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  • There is rarely a civil case in which an email, text, Facebook entry or webpage snapshot doesn’t feature, yet electronic evidence is often tendered without objection, and therefore the exact evidentiary basis on which it is being adduced and admitted into evidence is not explicitly considered.
  • The use of electronically stored information (ESI) is wide-ranging in criminal and civil disputes, and is most prevalent in family, employment and IP disputes.
  • This article explores admissibility issues and tips to overcome objections by focusing on the Evidence Act 1995 (NSW) and the way it regulates electronic evidence by adapting the existing concepts that apply to ‘documents’.
  • The second article in this two-part series will deal with specific emerging issues in the use of ESI.

Electronically stored information (ESI) is increasingly ubiquitous in civil and criminal litigation. This article – the first in a two-part series – explores admissibility issues and provides tips to overcome objections. The second article will deal with emerging issues in the use of ESI.

Electronically stored information

The internet, social media and social networking sites give users access to a huge amount of electronically stored information (ESI) or electronic evidence. They also allow users to create and disseminate electronic evidence more easily than ever before. Electronic evidence is usefully defined as ‘data (comprising the output of analogue devices or data in digital format) that is manipulated, stored or communicated by any man-made device, computer or computer system or transmitted over a communication system, that has the potential to make the factual account of either party more probable or less probable than it would be without the evidence‘ (see Mason Stephen (ed), Electronic Evidence(LexisNexis Butterworths, 2010) (Mason)).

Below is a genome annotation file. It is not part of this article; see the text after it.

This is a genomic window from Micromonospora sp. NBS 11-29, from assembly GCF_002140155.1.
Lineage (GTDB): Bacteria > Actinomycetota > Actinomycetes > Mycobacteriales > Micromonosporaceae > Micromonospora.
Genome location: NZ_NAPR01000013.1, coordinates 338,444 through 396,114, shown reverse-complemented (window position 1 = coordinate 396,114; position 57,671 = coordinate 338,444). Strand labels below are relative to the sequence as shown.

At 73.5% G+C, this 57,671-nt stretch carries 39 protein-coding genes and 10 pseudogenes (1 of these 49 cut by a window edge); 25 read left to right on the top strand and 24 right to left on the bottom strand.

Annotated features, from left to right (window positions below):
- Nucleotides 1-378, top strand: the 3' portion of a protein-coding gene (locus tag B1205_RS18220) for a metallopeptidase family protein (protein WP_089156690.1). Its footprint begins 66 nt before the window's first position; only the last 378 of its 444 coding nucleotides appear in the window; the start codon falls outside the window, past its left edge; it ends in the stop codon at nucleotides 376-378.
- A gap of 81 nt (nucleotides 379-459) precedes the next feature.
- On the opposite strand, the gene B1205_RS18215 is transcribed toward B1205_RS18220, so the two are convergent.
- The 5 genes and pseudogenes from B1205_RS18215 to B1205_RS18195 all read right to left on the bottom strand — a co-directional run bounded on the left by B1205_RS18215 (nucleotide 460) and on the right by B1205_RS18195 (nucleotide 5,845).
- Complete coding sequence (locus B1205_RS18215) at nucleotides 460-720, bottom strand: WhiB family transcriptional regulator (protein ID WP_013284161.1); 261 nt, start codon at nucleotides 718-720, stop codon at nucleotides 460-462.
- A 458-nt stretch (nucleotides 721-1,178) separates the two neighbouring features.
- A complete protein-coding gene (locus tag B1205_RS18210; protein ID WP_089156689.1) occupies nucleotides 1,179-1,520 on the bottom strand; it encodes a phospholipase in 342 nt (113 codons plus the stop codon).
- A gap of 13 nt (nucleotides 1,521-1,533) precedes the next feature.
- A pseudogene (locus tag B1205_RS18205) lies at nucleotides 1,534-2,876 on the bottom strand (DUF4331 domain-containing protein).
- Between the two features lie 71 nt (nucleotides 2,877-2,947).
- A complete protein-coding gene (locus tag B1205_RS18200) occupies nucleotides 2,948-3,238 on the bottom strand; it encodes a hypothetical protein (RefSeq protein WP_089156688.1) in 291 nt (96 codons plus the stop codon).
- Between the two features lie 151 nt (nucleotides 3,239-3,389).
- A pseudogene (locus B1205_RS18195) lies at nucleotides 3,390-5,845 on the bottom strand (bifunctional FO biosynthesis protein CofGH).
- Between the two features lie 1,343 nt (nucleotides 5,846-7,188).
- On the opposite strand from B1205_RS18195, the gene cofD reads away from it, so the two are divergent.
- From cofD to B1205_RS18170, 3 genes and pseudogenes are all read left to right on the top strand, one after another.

That information varies greatly in its reliability and accuracy (see Strauss v Police [2013] SASC 3 per Justice Peek at [12]). Some forms of electronic evidence are fairly static (e.g. texts/emails), and some are changeable/changing (e.g. Facebook pages/websites).

One of the features of ESI is that it is easily corrupted or changed. This gives rise to particular issues as to how it should be accessed, stored and preserved. Keeping proper ‘chain of custody’ records is important. It also gives rise to new challenges from an evidentiary point of view in terms of authenticity and reliability.

ESI can contain many layers of digital information (metadata) that may or may not be accessible, depending on the form in which it is served.

Metadata has been defined as ‘information generated as you use technology … [such as] the date and time you called somebody or the location from which you last accessed your email. The data collected generally does not contain personal or content-specific details, but rather transactional information about the user, the device and activities taking place’ ( A Guardian guide to your metadata ).

If issues arise as to the authenticity of ESI, it is likely that expert assistance will be required.

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